oh and while i'm asking for help, it's hard to ignore the super simple snowmobile CVT.
if you look at snowmobile drag race videos they launch off the line and within a split second they are at the same RPM for the whole run.
they do look like they have about a 3:1 ratio range depending on the exact model. they do technically allow slip to acheive a ratio over 3:1 but that causes heat really quickly so we don't really want to depend on it.
if we run these numbers though the simplest setup but still a worse case scenario: engine only likes RPM changes from 90% to 100% (it's probably wider, but i just don't know) assume no beneficial CVT slip and assume a desired top speed of 110mph.
for 12,000RPM to equal 110mph @900rev/mile i need a final drive of 7.2:1 let's just assume that we stuff that all in the differential (that's not going to happen, but it keeps this simple and it's just going to be a question of adding a 2nd reduction in front of the diff)
minimum "full power" speed would be 10800rpm turbine with 3:1 at the CVT and the same 7.2:1 diff would be 33mph. this is slow enough to take even really tight hairpins without needing to disengage the turbines.
unfortunately, the car would absolutely suck at getting to 25 or even 30mph. but that's where the pony motor could come in.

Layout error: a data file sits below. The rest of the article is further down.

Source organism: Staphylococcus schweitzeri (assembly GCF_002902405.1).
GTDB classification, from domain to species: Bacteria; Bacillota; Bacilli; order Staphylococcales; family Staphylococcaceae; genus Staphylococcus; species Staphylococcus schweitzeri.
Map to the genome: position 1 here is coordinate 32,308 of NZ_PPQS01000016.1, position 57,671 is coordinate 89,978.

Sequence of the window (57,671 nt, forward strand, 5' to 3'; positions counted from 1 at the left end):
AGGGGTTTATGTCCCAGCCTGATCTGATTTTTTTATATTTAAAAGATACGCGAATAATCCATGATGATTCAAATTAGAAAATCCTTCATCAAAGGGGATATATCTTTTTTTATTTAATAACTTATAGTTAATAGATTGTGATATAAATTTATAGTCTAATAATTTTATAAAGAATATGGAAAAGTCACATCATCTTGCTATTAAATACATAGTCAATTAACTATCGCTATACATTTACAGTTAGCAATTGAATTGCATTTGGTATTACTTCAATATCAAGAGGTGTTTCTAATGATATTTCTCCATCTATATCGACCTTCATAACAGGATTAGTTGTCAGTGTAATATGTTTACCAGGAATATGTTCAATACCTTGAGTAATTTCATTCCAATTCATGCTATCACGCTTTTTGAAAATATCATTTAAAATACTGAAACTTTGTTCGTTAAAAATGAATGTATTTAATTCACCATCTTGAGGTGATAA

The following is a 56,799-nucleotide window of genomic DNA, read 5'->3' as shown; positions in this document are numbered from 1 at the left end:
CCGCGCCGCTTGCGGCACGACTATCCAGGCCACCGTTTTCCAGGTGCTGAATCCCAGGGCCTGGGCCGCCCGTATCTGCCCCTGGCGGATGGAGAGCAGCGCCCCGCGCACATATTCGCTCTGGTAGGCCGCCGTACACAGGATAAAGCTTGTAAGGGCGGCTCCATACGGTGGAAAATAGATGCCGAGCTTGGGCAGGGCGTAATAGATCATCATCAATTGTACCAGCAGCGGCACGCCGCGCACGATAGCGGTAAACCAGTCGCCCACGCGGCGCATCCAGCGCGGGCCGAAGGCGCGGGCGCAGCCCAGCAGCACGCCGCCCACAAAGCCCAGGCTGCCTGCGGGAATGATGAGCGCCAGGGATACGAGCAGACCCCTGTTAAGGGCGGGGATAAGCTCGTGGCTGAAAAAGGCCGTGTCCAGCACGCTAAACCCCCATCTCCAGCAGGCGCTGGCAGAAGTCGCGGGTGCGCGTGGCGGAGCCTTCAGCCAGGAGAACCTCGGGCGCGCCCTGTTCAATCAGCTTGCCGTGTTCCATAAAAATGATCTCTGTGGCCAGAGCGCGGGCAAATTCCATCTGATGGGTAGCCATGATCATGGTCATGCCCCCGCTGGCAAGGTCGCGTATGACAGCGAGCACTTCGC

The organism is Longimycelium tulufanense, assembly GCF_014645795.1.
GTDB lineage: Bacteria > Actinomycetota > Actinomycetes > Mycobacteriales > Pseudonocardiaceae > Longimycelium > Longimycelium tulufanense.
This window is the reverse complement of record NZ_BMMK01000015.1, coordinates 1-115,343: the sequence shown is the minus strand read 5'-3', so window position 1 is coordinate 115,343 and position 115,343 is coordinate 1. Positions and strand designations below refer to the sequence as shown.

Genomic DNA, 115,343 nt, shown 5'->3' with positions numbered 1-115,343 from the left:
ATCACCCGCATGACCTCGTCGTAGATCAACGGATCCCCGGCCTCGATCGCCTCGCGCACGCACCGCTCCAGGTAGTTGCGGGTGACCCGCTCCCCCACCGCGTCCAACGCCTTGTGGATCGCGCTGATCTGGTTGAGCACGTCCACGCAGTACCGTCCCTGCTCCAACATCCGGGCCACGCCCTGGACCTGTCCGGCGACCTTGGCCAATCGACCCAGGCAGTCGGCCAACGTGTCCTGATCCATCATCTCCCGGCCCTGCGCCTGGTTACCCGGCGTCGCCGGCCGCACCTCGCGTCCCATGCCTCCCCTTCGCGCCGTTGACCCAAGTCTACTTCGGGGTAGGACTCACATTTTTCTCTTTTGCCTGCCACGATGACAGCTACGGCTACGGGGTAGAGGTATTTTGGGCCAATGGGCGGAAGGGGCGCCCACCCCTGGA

let's say i drove a small diesel motor through some normal transmission probably an auto to keep everything simpler. and then the trans output into a box and the box would go to a 3.55 differential out to the wheels.
the box would contain a small ratio and a clutch to couple/decouple the turbines the clutch would simply be controlled by a high/low speed switch (again, oversimple but we can worry about hysteresis later)
the turbine inputs would be from two belt CVT clutches (because it's MUCH cheaper to get two smaller HP CVTs than one that can handle the power from both) but the inability for the driven wheel to drive the drive wheel on that setup would mean i'd need some kind of turbine starter still. not the end of the world.
it's a super simple solution but it's absolutely critical that the belt CVTs maintain a very narrow RPM range. i should contact some of the aftermarket manufacturers of snowmobile clutches and see if anyone is willing to talk about technical specs beyond the intended application.